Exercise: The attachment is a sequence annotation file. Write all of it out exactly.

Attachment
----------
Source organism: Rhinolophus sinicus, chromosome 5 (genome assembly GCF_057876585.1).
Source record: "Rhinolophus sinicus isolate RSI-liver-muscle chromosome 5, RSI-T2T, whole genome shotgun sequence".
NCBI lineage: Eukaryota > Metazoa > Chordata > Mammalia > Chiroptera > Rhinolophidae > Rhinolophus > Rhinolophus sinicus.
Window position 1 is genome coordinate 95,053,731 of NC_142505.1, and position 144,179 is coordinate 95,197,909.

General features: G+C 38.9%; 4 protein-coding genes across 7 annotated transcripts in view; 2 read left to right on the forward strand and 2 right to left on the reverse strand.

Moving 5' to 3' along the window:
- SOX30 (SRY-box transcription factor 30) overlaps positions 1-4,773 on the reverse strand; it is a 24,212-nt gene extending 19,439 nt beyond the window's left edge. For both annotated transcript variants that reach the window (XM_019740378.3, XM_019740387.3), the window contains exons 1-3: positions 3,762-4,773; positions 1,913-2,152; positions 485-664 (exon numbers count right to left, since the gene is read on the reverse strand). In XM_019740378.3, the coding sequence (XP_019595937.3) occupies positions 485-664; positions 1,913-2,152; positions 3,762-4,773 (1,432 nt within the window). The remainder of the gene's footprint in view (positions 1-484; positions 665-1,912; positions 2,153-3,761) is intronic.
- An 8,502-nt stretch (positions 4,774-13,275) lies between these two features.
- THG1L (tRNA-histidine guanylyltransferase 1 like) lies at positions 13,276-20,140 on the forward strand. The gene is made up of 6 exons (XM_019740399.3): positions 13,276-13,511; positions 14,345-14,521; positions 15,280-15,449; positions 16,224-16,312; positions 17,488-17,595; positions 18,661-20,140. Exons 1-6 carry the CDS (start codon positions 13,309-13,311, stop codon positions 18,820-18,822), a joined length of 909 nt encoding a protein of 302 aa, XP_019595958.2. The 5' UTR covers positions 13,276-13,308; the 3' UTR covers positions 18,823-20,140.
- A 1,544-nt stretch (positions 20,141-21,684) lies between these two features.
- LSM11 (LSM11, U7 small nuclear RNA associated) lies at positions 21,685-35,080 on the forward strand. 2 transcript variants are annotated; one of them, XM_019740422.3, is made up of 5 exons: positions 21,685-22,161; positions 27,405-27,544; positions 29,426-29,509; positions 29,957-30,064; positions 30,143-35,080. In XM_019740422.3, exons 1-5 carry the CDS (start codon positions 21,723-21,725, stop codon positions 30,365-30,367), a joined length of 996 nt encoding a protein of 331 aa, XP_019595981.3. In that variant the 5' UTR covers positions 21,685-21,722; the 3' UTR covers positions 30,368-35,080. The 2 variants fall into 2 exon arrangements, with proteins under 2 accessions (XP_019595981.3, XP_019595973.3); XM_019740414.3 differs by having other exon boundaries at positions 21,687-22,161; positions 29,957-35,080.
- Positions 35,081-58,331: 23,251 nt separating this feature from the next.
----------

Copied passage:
Source organism: Rhinolophus sinicus, chromosome 5 (genome assembly GCF_057876585.1).
Source record: "Rhinolophus sinicus isolate RSI-liver-muscle chromosome 5, RSI-T2T, whole genome shotgun sequence".
NCBI lineage: Eukaryota > Metazoa > Chordata > Mammalia > Chiroptera > Rhinolophidae > Rhinolophus > Rhinolophus sinicus.
Window position 1 is genome coordinate 95,053,731 of NC_142505.1, and position 144,179 is coordinate 95,197,909.

General features: G+C 38.9%; 4 protein-coding genes across 7 annotated transcripts in view; 2 read left to right on the forward strand and 2 right to left on the reverse strand.

Moving 5' to 3' along the window:
- SOX30 (SRY-box transcription factor 30) overlaps positions 1-4,773 on the reverse strand; it is a 24,212-nt gene extending 19,439 nt beyond the window's left edge. For both annotated transcript variants that reach the window (XM_019740378.3, XM_019740387.3), the window contains exons 1-3: positions 3,762-4,773; positions 1,913-2,152; positions 485-664 (exon numbers count right to left, since the gene is read on the reverse strand). In XM_019740378.3, the coding sequence (XP_019595937.3) occupies positions 485-664; positions 1,913-2,152; positions 3,762-4,773 (1,432 nt within the window). The remainder of the gene's footprint in view (positions 1-484; positions 665-1,912; positions 2,153-3,761) is intronic.
- An 8,502-nt stretch (positions 4,774-13,275) lies between these two features.
- THG1L (tRNA-histidine guanylyltransferase 1 like) lies at positions 13,276-20,140 on the forward strand. The gene is made up of 6 exons (XM_019740399.3): positions 13,276-13,511; positions 14,345-14,521; positions 15,280-15,449; positions 16,224-16,312; positions 17,488-17,595; positions 18,661-20,140. Exons 1-6 carry the CDS (start codon positions 13,309-13,311, stop codon positions 18,820-18,822), a joined length of 909 nt encoding a protein of 302 aa, XP_019595958.2. The 5' UTR covers positions 13,276-13,308; the 3' UTR covers positions 18,823-20,140.
- A 1,544-nt stretch (positions 20,141-21,684) lies between these two features.
- LSM11 (LSM11, U7 small nuclear RNA associated) lies at positions 21,685-35,080 on the forward strand. 2 transcript variants are annotated; one of them, XM_019740422.3, is made up of 5 exons: positions 21,685-22,161; positions 27,405-27,544; positions 29,426-29,509; positions 29,957-30,064; positions 30,143-35,080. In XM_019740422.3, exons 1-5 carry the CDS (start codon positions 21,723-21,725, stop codon positions 30,365-30,367), a joined length of 996 nt encoding a protein of 331 aa, XP_019595981.3. In that variant the 5' UTR covers positions 21,685-21,722; the 3' UTR covers positions 30,368-35,080. The 2 variants fall into 2 exon arrangements, with proteins under 2 accessions (XP_019595981.3, XP_019595973.3); XM_019740414.3 differs by having other exon boundaries at positions 21,687-22,161; positions 29,957-35,080.
- Positions 35,081-58,331: 23,251 nt separating this feature from the next.